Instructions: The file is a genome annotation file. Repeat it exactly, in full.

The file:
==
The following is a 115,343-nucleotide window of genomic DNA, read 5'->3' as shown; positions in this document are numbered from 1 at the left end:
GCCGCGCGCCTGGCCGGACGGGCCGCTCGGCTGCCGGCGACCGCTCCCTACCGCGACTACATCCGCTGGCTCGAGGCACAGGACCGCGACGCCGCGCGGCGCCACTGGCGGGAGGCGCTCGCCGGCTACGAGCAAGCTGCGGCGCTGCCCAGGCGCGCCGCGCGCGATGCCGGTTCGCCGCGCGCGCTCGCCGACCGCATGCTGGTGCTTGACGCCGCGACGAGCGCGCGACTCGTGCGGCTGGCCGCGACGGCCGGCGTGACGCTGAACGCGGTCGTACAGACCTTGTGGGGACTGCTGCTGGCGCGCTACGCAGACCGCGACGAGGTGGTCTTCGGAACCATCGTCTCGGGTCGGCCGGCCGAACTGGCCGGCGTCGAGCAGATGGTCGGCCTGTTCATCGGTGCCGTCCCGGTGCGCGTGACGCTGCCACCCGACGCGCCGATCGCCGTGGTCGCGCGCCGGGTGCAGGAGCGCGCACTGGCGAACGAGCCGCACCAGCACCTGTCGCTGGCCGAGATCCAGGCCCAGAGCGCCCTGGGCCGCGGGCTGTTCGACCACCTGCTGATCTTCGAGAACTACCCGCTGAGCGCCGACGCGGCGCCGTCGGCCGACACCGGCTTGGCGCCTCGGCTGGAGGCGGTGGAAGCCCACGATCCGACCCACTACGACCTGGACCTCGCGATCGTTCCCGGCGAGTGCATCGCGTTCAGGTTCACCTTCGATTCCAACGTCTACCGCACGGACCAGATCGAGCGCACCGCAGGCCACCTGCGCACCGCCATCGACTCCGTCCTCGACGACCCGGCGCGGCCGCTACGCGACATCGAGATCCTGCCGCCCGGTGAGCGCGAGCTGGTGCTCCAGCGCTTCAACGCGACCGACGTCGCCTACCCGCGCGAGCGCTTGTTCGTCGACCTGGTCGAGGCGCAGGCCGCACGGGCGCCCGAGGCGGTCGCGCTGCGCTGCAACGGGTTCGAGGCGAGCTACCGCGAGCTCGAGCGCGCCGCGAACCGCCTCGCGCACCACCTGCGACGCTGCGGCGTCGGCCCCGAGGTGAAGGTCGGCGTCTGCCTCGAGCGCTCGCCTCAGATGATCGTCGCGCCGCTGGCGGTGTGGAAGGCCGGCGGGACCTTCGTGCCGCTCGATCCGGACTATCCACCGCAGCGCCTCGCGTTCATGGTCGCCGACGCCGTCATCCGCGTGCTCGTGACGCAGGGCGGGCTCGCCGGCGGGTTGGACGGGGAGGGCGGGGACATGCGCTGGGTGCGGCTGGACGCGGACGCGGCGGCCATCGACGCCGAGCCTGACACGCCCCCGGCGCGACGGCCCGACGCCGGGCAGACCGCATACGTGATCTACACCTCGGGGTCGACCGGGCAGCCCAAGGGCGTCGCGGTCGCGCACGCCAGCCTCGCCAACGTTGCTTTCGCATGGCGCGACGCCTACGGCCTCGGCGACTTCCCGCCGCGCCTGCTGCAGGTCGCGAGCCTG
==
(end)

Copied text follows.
The following is a 115,343-nucleotide window of genomic DNA, read 5'->3' as shown; positions in this document are numbered from 1 at the left end:
GCCGCGCGCCTGGCCGGACGGGCCGCTCGGCTGCCGGCGACCGCTCCCTACCGCGACTACATCCGCTGGCTCGAGGCACAGGACCGCGACGCCGCGCGGCGCCACTGGCGGGAGGCGCTCGCCGGCTACGAGCAAGCTGCGGCGCTGCCCAGGCGCGCCGCGCGCGATGCCGGTTCGCCGCGCGCGCTCGCCGACCGCATGCTGGTGCTTGACGCCGCGACGAGCGCGCGACTCGTGCGGCTGGCCGCGACGGCCGGCGTGACGCTGAACGCGGTCGTACAGACCTTGTGGGGACTGCTGCTGGCGCGCTACGCAGACCGCGACGAGGTGGTCTTCGGAACCATCGTCTCGGGTCGGCCGGCCGAACTGGCCGGCGTCGAGCAGATGGTCGGCCTGTTCATCGGTGCCGTCCCGGTGCGCGTGACGCTGCCACCCGACGCGCCGATCGCCGTGGTCGCGCGCCGGGTGCAGGAGCGCGCACTGGCGAACGAGCCGCACCAGCACCTGTCGCTGGCCGAGATCCAGGCCCAGAGCGCCCTGGGCCGCGGGCTGTTCGACCACCTGCTGATCTTCGAGAACTACCCGCTGAGCGCCGACGCGGCGCCGTCGGCCGACACCGGCTTGGCGCCTCGGCTGGAGGCGGTGGAAGCCCACGATCCGACCCACTACGACCTGGACCTCGCGATCGTTCCCGGCGAGTGCATCGCGTTCAGGTTCACCTTCGATTCCAACGTCTACCGCACGGACCAGATCGAGCGCACCGCAGGCCACCTGCGCACCGCCATCGACTCCGTCCTCGACGACCCGGCGCGGCCGCTACGCGACATCGAGATCCTGCCGCCCGGTGAGCGCGAGCTGGTGCTCCAGCGCTTCAACGCGACCGACGTCGCCTACCCGCGCGAGCGCTTGTTCGTCGACCTGGTCGAGGCGCAGGCCGCACGGGCGCCCGAGGCGGTCGCGCTGCGCTGCAACGGGTTCGAGGCGAGCTACCGCGAGCTCGAGCGCGCCGCGAACCGCCTCGCGCACCACCTGCGACGCTGCGGCGTCGGCCCCGAGGTGAAGGTCGGCGTCTGCCTCGAGCGCTCGCCTCAGATGATCGTCGCGCCGCTGGCGGTGTGGAAGGCCGGCGGGACCTTCGTGCCGCTCGATCCGGACTATCCACCGCAGCGCCTCGCGTTCATGGTCGCCGACGCCGTCATCCGCGTGCTCGTGACGCAGGGCGGGCTCGCCGGCGGGTTGGACGGGGAGGGCGGGGACATGCGCTGGGTGCGGCTGGACGCGGACGCGGCGGCCATCGACGCCGAGCCTGACACGCCCCCGGCGCGACGGCCCGACGCCGGGCAGACCGCATACGTGATCTACACCTCGGGGTCGACCGGGCAGCCCAAGGGCGTCGCGGTCGCGCACGCCAGCCTCGCCAACGTTGCTTTCGCATGGCGCGACGCCTACGGCCTCGGCGACTTCCCGCCGCGCCTGCTGCAGGTCGCGAGCCTG